Bigelow Laboratory for Ocean Sciences

Ocean Life, Planet Health

Ben Twining Laboratory

The Twining Laboratory


Welcome to the Twining Laboratory! We conduct interdisciplinary research on the biogeochemistry of metals in marine and aquatic systems. Our research is focused on the interactions between trace metals and aquatic organisms that have biogeochemical, ecological, or toxicological implications. Our work takes many forms and includes laboratory investigations with cultured phytoplankton and protists, as well as field work to collect and study planktonic organisms in natural systems.

Many of our projects focus on the elemental composition of plankton.  Planktonic organisms influence the distribution and geochemical fate of many important elements (including carbon) in the ocean, and we strive to understand the factors which affect elemental stoichiometries in marine protists.  Plankton also form the base of most aquatic food webs, and contaminants such as cadmium, selenium, silver, and mercury can become concentrated in plankton and passed to higher organisms. We are interested in the determining the occurrence and understanding the implications of metal accumulation in marine organisms.

The growth of phytoplankton in several large ocean regions is limited by the availability of iron, and much of our work is specifically focused on understanding iron cycling and biogeochemistry. Projects investigating iron accumulation and cycling are ongoing in the equatorial Pacific Ocean, the Weddell Sea, the Sargasso Sea, and in coastal waters off New Zealand. We are particularly interested in quantifying the amount of iron accumulated by cells of varying taxonomic and functional groups, in order to better understand iron acquisition mechanisms in natural plankton communities.

We apply a number of analytical tools to study metals in plankton.  We are actively developing novel approaches to analyze the composition of individual cells using microanalytical techniques.  Foremost amongst these is synchrotron x-ray fluorescence microscopy, or SXRF.  This technique enables us to quantify the elemental contents (typically of elements between silicon and zinc) of each target cell while also generating maps of element distributions. We also utilize inductively-coupled plasma mass spectrometry (ICP-MS) to measure element concentrations in natural particle assemblages and plankton cultures, and we have begun to incorporate flow cytometry and electron microscopy techniques, as well.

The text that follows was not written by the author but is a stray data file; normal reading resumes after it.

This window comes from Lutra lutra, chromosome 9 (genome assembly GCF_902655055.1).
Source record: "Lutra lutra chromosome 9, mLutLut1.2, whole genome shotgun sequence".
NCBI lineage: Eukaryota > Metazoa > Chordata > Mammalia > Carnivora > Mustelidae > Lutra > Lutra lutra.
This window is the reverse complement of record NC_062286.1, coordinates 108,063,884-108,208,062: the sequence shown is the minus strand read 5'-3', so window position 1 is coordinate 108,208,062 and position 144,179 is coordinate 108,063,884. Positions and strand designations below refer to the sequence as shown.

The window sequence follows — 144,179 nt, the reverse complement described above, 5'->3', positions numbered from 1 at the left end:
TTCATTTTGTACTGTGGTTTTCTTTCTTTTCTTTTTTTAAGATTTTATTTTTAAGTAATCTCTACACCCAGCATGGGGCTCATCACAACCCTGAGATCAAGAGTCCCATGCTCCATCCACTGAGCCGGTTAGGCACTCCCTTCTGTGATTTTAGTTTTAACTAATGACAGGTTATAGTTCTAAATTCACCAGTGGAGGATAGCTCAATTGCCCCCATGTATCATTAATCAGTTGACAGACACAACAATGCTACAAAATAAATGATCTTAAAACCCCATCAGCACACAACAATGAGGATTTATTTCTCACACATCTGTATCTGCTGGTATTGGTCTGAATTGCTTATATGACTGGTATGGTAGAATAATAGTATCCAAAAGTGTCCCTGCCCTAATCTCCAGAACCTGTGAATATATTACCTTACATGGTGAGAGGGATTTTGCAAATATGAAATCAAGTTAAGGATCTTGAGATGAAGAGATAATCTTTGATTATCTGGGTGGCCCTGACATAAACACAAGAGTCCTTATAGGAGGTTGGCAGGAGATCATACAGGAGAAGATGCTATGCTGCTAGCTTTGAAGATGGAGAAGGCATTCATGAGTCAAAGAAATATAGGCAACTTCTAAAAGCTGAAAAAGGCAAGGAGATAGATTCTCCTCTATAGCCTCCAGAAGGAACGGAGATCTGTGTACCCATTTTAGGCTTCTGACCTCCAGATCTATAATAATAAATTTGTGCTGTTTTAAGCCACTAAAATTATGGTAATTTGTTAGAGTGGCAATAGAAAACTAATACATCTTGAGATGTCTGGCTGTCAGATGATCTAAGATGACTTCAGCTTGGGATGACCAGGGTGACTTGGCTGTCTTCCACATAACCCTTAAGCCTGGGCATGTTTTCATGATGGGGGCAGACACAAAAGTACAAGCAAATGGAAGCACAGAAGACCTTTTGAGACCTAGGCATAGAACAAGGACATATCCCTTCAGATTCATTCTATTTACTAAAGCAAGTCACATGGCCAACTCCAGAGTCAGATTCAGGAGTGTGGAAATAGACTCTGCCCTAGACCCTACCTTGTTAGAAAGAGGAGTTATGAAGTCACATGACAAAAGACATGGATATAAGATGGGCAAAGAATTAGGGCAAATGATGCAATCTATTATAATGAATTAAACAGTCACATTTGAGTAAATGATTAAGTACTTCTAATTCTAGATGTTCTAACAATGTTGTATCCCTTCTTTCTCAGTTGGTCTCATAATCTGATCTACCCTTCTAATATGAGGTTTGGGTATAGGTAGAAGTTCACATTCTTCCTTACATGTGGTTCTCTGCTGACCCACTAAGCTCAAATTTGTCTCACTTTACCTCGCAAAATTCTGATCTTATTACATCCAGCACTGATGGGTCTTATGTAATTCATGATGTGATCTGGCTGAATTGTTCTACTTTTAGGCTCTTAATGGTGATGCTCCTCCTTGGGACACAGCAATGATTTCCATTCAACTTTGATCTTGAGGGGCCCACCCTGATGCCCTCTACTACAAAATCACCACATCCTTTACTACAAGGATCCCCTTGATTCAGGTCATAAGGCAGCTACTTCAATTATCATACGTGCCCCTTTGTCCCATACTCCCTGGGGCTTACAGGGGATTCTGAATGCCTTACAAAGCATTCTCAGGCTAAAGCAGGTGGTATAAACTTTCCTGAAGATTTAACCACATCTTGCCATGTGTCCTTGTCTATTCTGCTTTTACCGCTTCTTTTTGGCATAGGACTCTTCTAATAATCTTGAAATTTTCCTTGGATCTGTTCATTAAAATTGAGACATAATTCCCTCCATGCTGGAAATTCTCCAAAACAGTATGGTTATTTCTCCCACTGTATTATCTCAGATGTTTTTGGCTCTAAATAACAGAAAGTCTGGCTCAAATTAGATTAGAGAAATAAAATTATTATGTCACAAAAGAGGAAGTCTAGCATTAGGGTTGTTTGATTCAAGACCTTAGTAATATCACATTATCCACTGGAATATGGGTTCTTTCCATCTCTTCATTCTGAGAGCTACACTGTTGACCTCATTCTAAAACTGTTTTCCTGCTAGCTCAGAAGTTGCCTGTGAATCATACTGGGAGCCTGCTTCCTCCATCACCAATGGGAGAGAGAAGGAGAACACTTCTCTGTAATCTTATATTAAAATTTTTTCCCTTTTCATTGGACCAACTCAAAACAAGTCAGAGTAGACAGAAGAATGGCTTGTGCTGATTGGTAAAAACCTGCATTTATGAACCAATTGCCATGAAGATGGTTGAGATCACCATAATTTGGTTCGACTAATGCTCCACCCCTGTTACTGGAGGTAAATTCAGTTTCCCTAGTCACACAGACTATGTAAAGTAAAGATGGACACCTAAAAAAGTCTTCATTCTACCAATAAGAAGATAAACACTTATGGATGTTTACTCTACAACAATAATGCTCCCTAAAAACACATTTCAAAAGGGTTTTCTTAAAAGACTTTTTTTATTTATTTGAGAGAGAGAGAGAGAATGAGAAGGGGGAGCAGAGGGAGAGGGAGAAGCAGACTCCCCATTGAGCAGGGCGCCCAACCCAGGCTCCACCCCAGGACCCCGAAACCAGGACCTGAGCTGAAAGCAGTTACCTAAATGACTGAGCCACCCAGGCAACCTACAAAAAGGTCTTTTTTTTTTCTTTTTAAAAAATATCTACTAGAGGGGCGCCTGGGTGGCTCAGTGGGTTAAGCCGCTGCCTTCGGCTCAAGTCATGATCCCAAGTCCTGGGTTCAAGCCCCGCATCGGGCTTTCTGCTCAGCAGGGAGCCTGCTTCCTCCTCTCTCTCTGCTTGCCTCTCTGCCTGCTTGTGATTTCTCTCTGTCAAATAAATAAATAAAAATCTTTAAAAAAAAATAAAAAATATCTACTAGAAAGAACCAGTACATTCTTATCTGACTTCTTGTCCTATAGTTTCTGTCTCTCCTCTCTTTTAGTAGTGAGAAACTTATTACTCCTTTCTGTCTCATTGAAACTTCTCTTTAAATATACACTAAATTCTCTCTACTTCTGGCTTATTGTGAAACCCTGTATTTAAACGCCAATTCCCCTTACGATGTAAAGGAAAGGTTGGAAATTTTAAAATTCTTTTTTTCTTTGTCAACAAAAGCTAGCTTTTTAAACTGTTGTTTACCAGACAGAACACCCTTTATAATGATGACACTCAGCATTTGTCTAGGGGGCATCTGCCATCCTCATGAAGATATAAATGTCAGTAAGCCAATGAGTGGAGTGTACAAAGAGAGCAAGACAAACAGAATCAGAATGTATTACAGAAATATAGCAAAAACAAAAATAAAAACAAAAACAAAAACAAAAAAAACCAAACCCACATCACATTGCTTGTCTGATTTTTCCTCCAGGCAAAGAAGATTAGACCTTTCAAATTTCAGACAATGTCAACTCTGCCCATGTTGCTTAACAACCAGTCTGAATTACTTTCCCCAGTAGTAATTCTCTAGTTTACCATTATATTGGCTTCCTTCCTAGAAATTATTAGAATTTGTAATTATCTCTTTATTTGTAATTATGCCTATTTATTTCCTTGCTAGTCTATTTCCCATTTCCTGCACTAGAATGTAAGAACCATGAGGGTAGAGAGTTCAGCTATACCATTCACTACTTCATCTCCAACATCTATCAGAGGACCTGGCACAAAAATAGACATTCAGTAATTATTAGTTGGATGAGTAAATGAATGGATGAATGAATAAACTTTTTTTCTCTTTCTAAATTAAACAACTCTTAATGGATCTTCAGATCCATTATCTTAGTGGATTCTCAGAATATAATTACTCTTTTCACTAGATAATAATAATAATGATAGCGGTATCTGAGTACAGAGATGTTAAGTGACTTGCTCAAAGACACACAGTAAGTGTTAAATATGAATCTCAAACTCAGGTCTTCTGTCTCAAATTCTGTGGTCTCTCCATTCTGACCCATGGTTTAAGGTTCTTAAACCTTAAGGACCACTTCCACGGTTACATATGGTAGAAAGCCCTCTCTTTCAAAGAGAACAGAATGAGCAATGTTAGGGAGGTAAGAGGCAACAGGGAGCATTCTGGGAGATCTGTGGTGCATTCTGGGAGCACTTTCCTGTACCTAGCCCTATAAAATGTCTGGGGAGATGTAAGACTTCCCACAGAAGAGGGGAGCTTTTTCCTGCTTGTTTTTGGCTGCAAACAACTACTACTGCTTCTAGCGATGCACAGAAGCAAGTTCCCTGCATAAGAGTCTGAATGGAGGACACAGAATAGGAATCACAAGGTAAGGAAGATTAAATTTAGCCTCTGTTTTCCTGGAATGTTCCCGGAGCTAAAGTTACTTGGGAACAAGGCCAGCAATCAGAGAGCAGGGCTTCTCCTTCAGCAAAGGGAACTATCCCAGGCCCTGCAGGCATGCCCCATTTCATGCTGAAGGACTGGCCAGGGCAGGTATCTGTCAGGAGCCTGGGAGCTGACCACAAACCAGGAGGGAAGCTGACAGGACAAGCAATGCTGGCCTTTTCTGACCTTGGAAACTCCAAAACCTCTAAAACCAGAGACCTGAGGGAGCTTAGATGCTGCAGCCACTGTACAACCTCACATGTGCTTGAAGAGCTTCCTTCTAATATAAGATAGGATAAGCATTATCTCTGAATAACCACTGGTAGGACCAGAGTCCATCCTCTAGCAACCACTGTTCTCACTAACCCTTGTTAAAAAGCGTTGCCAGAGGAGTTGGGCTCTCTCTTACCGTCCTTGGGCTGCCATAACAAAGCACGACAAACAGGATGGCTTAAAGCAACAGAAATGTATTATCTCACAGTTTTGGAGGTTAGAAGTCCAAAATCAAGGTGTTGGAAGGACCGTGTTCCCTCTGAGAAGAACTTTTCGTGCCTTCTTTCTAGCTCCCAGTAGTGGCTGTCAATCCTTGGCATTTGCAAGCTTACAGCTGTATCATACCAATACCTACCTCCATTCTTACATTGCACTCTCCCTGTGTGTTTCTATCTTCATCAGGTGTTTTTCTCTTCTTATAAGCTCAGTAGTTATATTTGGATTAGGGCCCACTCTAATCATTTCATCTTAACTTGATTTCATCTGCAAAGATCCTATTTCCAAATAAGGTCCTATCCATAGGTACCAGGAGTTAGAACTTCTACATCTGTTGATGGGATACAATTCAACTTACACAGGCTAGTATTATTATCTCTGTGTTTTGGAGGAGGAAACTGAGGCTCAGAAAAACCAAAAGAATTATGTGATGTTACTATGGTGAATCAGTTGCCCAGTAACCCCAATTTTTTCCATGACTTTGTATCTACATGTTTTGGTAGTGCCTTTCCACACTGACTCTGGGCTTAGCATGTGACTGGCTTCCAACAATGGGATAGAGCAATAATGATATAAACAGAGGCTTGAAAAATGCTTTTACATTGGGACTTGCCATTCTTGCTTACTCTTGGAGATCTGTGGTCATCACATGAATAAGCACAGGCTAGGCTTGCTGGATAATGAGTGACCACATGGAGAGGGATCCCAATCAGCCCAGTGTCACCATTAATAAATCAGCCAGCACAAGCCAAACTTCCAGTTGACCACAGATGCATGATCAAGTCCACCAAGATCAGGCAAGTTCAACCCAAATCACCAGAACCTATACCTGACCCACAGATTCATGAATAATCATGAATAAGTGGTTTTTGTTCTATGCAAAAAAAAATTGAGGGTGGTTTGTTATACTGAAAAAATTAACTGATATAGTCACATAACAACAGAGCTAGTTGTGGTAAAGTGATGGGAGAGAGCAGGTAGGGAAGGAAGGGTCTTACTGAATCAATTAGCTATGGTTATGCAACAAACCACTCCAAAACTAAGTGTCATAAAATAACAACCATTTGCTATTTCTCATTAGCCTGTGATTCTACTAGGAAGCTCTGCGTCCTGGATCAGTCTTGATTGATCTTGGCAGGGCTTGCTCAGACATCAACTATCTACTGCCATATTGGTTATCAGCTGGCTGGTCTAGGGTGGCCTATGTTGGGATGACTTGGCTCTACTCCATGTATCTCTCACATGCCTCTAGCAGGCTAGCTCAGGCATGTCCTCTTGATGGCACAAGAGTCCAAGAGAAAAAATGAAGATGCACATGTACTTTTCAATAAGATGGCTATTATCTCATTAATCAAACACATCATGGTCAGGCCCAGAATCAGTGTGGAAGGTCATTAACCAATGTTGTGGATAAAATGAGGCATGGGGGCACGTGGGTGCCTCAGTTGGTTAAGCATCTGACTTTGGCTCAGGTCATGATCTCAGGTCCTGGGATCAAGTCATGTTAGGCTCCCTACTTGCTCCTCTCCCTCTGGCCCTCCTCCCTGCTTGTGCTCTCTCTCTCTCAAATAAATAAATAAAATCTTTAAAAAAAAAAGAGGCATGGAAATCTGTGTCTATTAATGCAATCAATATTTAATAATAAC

Finally, metal bioavailability in natural waters is influenced by chemical speciation, and plankton can influence the speciation and bioavailability of metals in their environment through direct and indirect production of organic ligands. We are interested in the relationship between metal speciation and bioavailability in a variety of biogeochemically important organisms and systems.  In particular, we are studying iron redox cycling and complexation using flow-injection chemiluminescence and electrochemical techniques.

A 3-D Look Inside a Microscopic Cell

Senior Research Scientist Dr. Ben Twining is part of a research team that has captured the inner world of the aquatic diatom Cyclotella meneghiania through the use of a technological advance in microscopy called X-ray fluorescence microtomography. The group has successfully created three-dimensional maps that show the structure and distribution of trace metals essential in the life cycle of this single-celled freshwater phytoplankton species. Applying this technology to marine phytoplankton will give researchers new insights about ocean biogeochemistry and the global carbon cycle. The team includes scientists from Stony Brook University, the Georgia Institute of Technology, the Argonne National Laboratory, and the Australian Synchrotron. Their work has been published in the Proceedings of the National Academy of Sciences of the United States of America (Quantitative 3D elemental microtomography of Cyclotella meneghiniana at 400-nm resolution, PNAS September 7, 2010 vol. 107 no. 36 .15676-15680); an accompanying video of the diatom is available below: